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An increase in extracellular Ca2+ induces growth arrest and differentiation of human keratinocytes in culture. We examined possible involvement of S100C/A11 in this growth regulation. On exposure of the cells to high Ca2+, S100C/A11 was specifically phosphorylated at 10Thr and 94Ser. Phosphorylation facilitated the binding of S100C/A11 to nucleolin, resulting in nuclear translocation of S100C/A11. In nuclei, S100C/A11 liberated Sp1/3 from nucleolin. The resulting free Sp1/3 transcriptionally activated p21CIP1/WAF1, a representative negative regulator of cell growth. Introduction of anti-S100C/A11 antibody into the cells largely abolished the growth inhibition induced by Ca2+ and the induction of p21CIP1/WAF1. In the human epidermis, S100C/A11 was detected in nuclei of differentiating cells in the suprabasal layers, but not in nuclei of proliferating cells in the basal layer. These results indicate that S100C/A11 is a key mediator of the Ca2+-induced growth inhibition of human keratinocytes in culture, and that it may be possibly involved in the growth regulation in vivo as well.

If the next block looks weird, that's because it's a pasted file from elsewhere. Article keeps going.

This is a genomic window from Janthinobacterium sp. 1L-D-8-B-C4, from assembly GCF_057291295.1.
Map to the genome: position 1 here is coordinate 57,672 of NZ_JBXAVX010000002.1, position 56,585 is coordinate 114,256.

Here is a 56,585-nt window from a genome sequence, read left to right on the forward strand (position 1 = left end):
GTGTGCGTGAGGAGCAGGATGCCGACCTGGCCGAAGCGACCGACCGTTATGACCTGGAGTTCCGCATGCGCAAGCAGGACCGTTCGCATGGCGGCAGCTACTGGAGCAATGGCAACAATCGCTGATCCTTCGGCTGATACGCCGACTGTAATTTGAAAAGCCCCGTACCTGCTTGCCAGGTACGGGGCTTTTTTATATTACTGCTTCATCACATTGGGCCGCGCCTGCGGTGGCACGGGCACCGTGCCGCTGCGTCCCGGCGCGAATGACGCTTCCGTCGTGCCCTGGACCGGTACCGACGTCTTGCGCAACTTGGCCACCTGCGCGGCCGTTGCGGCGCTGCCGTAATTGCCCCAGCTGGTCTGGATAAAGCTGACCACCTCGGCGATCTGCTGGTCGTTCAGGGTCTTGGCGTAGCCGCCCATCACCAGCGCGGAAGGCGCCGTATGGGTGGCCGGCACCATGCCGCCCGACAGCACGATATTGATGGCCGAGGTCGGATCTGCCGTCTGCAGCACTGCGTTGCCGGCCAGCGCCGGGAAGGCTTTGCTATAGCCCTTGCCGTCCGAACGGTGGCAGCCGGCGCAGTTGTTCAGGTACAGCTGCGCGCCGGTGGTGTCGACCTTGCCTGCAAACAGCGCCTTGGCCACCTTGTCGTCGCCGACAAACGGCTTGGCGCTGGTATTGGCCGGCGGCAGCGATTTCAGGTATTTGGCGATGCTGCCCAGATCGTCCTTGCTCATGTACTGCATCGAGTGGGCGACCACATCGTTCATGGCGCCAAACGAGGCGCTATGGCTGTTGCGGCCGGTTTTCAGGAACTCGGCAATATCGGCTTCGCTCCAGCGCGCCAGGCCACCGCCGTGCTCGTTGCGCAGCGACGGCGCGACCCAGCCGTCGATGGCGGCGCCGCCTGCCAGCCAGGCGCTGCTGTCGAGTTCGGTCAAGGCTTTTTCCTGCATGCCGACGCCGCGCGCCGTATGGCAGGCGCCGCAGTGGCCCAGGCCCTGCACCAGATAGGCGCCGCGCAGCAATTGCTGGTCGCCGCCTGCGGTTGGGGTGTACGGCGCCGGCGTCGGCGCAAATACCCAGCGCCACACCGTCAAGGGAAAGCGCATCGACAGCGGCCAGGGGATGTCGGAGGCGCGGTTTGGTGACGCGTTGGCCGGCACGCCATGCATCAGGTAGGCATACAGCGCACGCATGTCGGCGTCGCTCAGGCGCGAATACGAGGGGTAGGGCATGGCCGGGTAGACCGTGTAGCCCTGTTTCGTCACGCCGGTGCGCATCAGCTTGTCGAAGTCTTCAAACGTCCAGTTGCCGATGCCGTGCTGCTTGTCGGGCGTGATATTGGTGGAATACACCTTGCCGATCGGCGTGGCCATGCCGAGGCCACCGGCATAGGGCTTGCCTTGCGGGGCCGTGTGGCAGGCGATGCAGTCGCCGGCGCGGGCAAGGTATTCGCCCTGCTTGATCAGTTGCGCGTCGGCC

Exquisite spatial and temporal control of cell growth and differentiation is a prerequisite for embryonic development and maintenance of fine tissue architecture. The epidermis is a typical tissue in which compartments of growing cells and growth-arrested terminally differentiating cells are clearly demarcated. In normal epidermis, proliferating cells are only observed in the basal layer. On moving to the upper layers, the cells stop growing, progressively follow a terminal differentiation pathway, and finally shed off from the surface. The critical step determining whether the cells withdraw from the growing cell population is regulated by a complex network involving many genes, but the precise molecular mechanisms remain largely unknown.